video interview: Ryan and Tinic dish about video improvements in Flash Player 9

Don’t miss the video.onflex.org video interview with Ryan Stewart and Tinic Uro about the video quality and performance improvements in Update 3 (now on Adobe Labs).

One Response to video interview: Ryan and Tinic dish about video improvements in Flash Player 9

  1. Zbigniew L. says:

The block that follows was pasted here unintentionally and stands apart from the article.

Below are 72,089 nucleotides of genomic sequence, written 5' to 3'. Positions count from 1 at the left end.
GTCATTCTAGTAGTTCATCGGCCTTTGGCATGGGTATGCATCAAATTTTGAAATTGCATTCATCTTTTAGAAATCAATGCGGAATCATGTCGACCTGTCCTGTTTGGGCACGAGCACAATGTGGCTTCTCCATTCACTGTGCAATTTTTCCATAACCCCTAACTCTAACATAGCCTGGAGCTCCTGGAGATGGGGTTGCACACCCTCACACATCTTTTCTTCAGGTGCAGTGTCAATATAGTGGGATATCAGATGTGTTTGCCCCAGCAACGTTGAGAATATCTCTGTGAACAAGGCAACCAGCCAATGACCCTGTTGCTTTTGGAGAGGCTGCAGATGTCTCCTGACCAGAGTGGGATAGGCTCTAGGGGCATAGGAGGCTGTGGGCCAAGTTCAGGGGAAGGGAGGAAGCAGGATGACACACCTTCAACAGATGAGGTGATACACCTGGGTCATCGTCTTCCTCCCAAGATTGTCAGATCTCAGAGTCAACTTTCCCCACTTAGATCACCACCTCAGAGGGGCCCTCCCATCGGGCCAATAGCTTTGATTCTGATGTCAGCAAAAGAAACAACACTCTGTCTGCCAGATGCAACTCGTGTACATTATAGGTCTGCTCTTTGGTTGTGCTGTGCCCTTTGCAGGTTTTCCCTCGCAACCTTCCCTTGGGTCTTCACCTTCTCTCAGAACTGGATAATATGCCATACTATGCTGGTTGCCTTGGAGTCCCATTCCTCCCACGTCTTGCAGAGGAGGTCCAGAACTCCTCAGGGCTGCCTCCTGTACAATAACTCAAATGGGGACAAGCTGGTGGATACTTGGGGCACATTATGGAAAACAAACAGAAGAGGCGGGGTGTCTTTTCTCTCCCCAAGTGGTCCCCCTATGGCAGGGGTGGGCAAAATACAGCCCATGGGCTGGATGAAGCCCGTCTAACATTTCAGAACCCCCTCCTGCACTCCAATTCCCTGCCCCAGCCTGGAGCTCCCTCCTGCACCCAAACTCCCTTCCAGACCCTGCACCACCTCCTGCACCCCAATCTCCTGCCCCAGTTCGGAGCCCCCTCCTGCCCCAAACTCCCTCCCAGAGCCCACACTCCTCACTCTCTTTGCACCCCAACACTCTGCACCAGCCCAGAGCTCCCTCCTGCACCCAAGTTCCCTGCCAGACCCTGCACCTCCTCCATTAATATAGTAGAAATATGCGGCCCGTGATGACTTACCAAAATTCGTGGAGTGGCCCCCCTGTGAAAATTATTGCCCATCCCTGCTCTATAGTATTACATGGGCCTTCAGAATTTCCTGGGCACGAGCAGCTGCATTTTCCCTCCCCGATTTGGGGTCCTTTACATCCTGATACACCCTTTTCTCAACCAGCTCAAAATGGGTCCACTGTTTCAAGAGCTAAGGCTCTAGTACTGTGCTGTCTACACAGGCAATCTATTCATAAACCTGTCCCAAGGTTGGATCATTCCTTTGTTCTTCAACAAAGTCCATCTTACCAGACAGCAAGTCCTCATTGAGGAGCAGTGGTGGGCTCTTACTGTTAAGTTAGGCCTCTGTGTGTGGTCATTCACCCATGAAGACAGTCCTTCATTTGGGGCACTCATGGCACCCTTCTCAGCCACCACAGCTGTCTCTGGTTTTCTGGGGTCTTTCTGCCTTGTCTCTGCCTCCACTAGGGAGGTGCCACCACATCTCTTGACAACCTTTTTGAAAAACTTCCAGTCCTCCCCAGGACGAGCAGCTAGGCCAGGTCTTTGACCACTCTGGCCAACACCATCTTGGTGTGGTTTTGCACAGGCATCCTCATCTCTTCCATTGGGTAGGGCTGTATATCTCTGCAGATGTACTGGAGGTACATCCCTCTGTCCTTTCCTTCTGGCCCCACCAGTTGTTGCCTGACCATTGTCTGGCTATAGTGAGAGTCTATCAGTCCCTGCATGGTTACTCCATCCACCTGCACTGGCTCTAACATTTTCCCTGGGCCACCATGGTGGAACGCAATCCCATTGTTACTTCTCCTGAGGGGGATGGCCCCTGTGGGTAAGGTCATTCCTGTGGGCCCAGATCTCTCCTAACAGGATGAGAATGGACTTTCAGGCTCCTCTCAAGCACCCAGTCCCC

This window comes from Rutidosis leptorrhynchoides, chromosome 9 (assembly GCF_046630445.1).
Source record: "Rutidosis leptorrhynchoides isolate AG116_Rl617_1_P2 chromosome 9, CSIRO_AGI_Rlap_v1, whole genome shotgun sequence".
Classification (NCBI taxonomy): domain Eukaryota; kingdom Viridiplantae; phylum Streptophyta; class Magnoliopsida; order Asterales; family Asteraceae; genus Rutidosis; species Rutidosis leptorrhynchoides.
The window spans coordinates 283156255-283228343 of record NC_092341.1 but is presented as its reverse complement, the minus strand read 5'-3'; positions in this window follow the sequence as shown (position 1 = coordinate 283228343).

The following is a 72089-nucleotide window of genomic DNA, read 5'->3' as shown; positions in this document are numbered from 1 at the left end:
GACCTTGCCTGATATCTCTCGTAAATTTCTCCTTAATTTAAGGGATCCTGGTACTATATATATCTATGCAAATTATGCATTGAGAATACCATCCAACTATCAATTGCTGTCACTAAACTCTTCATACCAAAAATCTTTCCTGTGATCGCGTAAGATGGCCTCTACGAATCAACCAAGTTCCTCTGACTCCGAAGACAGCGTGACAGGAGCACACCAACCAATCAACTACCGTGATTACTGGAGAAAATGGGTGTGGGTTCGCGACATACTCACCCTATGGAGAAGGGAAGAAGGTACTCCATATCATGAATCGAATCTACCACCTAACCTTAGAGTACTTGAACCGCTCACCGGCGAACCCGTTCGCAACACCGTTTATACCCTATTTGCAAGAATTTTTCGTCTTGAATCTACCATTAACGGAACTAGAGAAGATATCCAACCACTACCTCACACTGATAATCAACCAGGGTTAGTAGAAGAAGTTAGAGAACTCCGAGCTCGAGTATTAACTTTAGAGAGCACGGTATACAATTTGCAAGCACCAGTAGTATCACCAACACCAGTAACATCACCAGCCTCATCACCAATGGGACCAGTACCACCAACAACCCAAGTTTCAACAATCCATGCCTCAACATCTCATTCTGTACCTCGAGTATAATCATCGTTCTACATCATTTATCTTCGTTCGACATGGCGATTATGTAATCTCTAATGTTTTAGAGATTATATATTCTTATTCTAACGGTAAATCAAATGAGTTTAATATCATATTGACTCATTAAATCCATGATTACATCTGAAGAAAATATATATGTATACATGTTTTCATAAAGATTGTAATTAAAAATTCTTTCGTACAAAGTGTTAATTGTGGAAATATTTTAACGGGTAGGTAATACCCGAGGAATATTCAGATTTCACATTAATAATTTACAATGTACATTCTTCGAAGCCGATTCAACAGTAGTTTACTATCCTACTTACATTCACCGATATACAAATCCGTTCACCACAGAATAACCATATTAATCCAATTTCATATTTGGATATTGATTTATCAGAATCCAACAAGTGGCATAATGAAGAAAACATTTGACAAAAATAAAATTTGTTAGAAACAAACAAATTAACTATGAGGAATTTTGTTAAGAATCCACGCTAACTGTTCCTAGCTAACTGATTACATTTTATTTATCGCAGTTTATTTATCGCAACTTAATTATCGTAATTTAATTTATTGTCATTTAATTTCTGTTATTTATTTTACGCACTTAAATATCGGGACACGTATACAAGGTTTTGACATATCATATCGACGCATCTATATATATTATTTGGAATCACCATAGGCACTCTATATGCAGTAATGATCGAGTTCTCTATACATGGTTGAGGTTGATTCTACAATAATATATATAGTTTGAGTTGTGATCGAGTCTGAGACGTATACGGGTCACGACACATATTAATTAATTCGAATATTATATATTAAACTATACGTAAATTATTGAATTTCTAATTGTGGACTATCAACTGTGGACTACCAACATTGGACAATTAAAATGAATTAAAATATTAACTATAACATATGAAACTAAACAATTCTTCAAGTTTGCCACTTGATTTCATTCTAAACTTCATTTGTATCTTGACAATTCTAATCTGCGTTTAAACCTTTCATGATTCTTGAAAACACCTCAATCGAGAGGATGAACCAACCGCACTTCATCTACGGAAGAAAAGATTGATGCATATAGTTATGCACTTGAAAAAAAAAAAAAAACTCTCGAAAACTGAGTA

Mr. Uro has no right telling that Linux can not do hardware video acceleration and scaling. Hypothesis about lack of drivers is also completely false.There is only one, very popular, free, universal X-Video extension of X11 (Xfree86/X.org) graphics system in Linux/FreeBSD/*nix known and widely used since late ’80 decade. In July 1991 it was redesigned and become version 2. Nowadays it is at 2.2 version. All video players in Linux except Adobe Flash player uses it to gain fast, high quality hardware scaling. Because of such:-popularity (all players except flash use it),-stability and-maturity (ver 2 available since July 1991),-capabilities (Xv can do hardware scaling and also perform hardware color space conversion (if source video stream is not in RGB format) on full screen or in window)- great driver support (every open/closed source GPU driver has support for Xv if hardware is able to do any scaling).That is why there is no other APIs for Video output as X-Video has everything application programmer need to have.X-Video extension is part of every XFree86/X.org graphics system since version 4.0.2 (released 18 December 2000).http://en.wikipedia.org/wiki/X_video_extensionFrom programming point of view the use of X-Video is just a matter of including:include/X11/extensions/Xv.h and Xvlib.hand using functions/capabilities this extension/library offers. (Just feed Xv with video data and point destination (window/fullscreen) – Xv together with GPU driver will up/down-scale it to size of destination). There are many source code on the web with examples of programming X-Video. For example MPlayer and xine are fully open source and all Xv playback code can be seen:vo_xv.c for MPlayer, video_out_xv.c for xine.There is also more advanced extension XvMC which adds hardware iDCT and MotionCompensation very useful at MPEG decompression (like in DVD playback). However this extension is less popular as only new GPUs have hardware MPEG decoding and only some drivers (Nvidia since Geforce 4MX/VIA unichrome/Intel 810) provides these capabilities.vo_xvmc.c video_out_xvmc.c (Mplayer/xine)Thanks to Xv/XvMC full screen, scaled MPEG-2/DVD video playback takes only 2-8% CPU power using XvMC and 30% using Xv on very old CPU.